ConnectSport is supporting the ‘Love Football Zone’ at the Soccerex Global Convention in Manchester on September 4-6. The Zone aims to celebrate and highlight initiatives which use the power of football to benefit society, and will feature Premier League Communities, the EFL Trust, UEFA and many charities and club foundations. In this article Andrew Shanahan, an award-winning journalist and entrepreneur, talks about ‘MAN v FAT Football’ which he founded in 2014 and will feature at the Love Football Zone. The project’s aim is to support men around the world who want to lose weight and get healthier through a series of FA-endorsed football leagues. The leagues have helped more than 4,000 men to lose over 50 tonnes in weight across the UK. Sport England are now funding the leagues so that they can reach and support even more men across the country.
“MAN v FAT Football takes something men hate (losing weight) and disguises it as something men love (football). It was formed largely in response to my experiences of the diet industry at large. For whatever reason, the industry offers little or nothing for what could ostensibly be considered 50% of its potential market, i.e. the 67% of men who are overweight and obese in this country.
“I bravely (foolishly) decided that not only would I conduct my own research into getting myself in shape but that I would also provide what the diet industry had failed to: a weight loss programme tailored exclusively to men.
“We launched a crowdfunding campaign that hit 102% of its target and drew support from Jamie Oliver, the British Dietetic Association, the National Obesity Forum and the Food and Drink Federation. Far from having to work at reaching our audience, the MAN v FAT website had tens of thousands of users in its first month alone.
“The missing piece was meetings. I knew that routine and support were key components of weight loss success and they at least were things you could get from attending regular meetings. But I didn’t want to see groups of men idling about draughty town halls up and down the country, buying low calorie biscuits and discussing overeating. I wanted the meetings to be fun, engaging and memorable.
“One group activity I knew thousands of men looked forward to each week was 5-a-side. Football was the perfect fit for MAN v FAT, not only because it’s a great way to start getting active again, but because of the scoring system. It dawned on me that if men could be provided with a reward for weight loss they actually felt passionate about, and would strive for, the motivation would be high. The obvious answer was to give bonus goals as a reward for weight loss. All the teams want to win the league, or at least the next match, so they need to work together to keep each other on track all week.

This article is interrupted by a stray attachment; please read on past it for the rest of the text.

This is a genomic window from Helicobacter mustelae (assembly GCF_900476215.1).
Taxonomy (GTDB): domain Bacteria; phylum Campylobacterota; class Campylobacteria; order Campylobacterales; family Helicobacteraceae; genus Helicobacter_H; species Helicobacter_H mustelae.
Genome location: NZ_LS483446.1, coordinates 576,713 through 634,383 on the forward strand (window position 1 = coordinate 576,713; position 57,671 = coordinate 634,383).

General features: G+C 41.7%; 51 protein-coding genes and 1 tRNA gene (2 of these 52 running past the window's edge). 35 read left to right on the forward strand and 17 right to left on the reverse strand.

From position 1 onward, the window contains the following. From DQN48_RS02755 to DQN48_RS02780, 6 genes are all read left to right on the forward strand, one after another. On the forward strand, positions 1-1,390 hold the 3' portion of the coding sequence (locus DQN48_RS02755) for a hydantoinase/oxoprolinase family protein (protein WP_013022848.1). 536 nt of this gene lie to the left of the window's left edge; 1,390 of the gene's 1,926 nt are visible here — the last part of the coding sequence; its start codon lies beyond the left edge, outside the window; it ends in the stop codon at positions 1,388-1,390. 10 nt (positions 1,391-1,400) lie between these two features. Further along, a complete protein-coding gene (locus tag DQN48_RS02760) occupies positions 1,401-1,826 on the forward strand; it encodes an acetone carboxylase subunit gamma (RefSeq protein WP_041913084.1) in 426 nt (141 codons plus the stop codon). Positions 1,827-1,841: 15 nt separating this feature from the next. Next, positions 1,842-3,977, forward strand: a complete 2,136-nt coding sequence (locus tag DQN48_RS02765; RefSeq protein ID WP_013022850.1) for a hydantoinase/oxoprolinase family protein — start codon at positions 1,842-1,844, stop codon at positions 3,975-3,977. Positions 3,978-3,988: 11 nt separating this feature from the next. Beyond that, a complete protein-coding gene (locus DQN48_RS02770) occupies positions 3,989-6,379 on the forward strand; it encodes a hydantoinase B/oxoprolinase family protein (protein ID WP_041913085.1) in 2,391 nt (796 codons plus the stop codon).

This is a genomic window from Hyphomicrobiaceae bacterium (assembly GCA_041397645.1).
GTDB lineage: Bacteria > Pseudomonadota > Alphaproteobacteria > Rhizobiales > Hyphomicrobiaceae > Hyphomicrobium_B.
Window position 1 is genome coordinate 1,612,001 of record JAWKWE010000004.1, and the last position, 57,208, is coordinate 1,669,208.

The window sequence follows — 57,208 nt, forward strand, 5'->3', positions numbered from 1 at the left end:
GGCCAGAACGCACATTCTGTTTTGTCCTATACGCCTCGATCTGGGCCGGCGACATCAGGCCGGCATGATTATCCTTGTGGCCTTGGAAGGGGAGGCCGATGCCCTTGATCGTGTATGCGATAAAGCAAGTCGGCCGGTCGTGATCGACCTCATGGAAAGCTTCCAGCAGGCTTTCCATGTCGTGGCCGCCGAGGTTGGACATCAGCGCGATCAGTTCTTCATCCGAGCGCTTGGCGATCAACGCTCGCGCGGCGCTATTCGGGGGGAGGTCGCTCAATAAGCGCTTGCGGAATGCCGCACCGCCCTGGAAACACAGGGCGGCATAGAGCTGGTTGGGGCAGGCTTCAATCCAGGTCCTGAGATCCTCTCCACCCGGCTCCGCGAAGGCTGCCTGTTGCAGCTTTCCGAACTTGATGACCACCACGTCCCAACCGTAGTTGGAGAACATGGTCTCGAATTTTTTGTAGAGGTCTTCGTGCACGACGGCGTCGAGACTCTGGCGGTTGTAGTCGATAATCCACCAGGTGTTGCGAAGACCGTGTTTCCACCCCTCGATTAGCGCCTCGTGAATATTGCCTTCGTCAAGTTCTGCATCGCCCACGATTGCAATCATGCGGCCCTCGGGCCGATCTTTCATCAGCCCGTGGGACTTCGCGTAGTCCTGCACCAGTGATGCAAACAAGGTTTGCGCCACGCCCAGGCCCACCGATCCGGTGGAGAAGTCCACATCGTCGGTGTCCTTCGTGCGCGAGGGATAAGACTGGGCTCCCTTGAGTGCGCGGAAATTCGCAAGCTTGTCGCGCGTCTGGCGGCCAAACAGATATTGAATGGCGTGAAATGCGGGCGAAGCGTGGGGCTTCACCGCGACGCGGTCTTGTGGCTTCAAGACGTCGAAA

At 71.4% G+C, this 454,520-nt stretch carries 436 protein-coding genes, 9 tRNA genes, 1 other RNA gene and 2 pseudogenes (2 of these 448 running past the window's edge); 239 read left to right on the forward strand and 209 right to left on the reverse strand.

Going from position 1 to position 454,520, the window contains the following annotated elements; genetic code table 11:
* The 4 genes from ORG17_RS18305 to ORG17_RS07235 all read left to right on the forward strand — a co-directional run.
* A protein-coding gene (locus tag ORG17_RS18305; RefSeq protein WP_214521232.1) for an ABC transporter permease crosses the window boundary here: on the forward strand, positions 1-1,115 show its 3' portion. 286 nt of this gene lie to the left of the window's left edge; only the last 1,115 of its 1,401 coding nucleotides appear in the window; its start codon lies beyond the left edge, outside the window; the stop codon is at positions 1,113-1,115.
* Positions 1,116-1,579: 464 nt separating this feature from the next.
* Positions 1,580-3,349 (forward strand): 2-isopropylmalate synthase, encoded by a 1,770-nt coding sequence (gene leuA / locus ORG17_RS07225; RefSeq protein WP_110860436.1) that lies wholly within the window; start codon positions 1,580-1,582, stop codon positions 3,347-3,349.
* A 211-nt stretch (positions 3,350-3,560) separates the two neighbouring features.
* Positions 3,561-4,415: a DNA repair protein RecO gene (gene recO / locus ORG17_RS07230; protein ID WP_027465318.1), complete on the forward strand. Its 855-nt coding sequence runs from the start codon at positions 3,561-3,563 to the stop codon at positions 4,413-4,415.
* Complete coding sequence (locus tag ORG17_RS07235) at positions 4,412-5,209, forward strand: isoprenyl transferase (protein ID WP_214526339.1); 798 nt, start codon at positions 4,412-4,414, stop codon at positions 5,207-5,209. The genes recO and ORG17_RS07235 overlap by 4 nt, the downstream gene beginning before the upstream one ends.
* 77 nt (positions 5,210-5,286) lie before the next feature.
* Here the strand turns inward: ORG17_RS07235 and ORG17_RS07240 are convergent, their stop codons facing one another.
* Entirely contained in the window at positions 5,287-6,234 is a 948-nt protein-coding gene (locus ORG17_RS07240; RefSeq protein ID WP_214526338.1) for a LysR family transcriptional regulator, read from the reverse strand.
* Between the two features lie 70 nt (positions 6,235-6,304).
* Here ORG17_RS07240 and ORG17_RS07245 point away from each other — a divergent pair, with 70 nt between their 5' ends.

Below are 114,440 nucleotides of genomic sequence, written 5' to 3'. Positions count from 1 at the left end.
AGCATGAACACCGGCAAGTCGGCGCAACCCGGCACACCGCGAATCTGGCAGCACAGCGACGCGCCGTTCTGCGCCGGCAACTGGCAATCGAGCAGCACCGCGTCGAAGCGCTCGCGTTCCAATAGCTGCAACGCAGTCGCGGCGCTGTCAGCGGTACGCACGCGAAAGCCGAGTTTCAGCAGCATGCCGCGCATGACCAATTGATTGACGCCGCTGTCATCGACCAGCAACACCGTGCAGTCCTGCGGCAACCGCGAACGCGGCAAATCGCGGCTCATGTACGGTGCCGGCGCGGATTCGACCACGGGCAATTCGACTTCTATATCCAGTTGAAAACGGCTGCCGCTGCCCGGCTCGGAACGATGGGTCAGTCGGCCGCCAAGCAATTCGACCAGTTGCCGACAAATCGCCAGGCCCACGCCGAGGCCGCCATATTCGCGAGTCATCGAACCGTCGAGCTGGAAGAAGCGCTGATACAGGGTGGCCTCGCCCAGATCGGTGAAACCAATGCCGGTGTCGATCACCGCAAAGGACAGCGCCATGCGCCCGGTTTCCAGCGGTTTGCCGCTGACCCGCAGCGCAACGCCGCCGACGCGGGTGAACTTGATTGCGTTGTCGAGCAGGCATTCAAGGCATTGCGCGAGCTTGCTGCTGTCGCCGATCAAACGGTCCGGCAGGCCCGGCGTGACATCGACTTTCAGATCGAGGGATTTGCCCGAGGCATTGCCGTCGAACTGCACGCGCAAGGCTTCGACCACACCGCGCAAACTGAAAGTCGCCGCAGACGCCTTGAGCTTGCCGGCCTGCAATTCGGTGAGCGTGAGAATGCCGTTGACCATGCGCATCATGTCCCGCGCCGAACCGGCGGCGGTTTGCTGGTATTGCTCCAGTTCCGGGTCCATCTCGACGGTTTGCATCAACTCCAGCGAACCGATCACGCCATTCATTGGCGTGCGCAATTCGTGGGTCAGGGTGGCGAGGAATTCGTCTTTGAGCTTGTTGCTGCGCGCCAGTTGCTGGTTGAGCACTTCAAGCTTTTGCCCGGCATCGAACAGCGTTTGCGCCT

“That’s why MAN v FAT Football is so successful, because being part of a team that meets each week gives you not only the routine and support of a regular meeting, but also the accountability; the rest of your team needs you to lose weight each week and you don’t want to let them down.
“The first MAN v FAT Football league was launched in Solihull and, as far as I’m aware, it’s the most successful weight management programme that has ever been done for men.
“Normally, the success of a weight management programme according to NICE (the organisers of these things) hinges on 30% of people on the scheme losing 5% of their body weight. We got 62% of our players who lost 5%, and some 95% of them lost weight as a whole.
“As of now we have launched more than 30 leagues across the UK and our members have lost a combined total of over 50 tonnes. We’re now endorsed by the FA and I couldn’t be prouder.
“The vast majority of our leagues are funded by a membership fee, but that inaugural league and many others since have been funded either in part or in full by local authority health initiatives and football club foundation trusts.
“My ultimate ambition is to get the kind of nationwide funding that would see me able to bring MAN v FAT Football to all the men who need it. Every day I receive stories from football fans, fathers and husbands who are crying out for MAN v FAT Football to come to their town and it crushes me every time to say that we don’t have the resources to bring it to them soon. I’ve no doubt the need is there, but getting approval for funding from some councils and trusts is like getting the ball past the Chelsea defence – not impossible, but with many infuriating obstacles.
“Still, the interest in MAN v FAT Football is huge, at home and away. We’ll continue to bring the leagues to the parts of the UK that want them, because the guys who are ready to make a change in their lives are prepared to fund their own leagues. We’ve got our sights set on the international market and we’ll be making some headway in that direction soon.”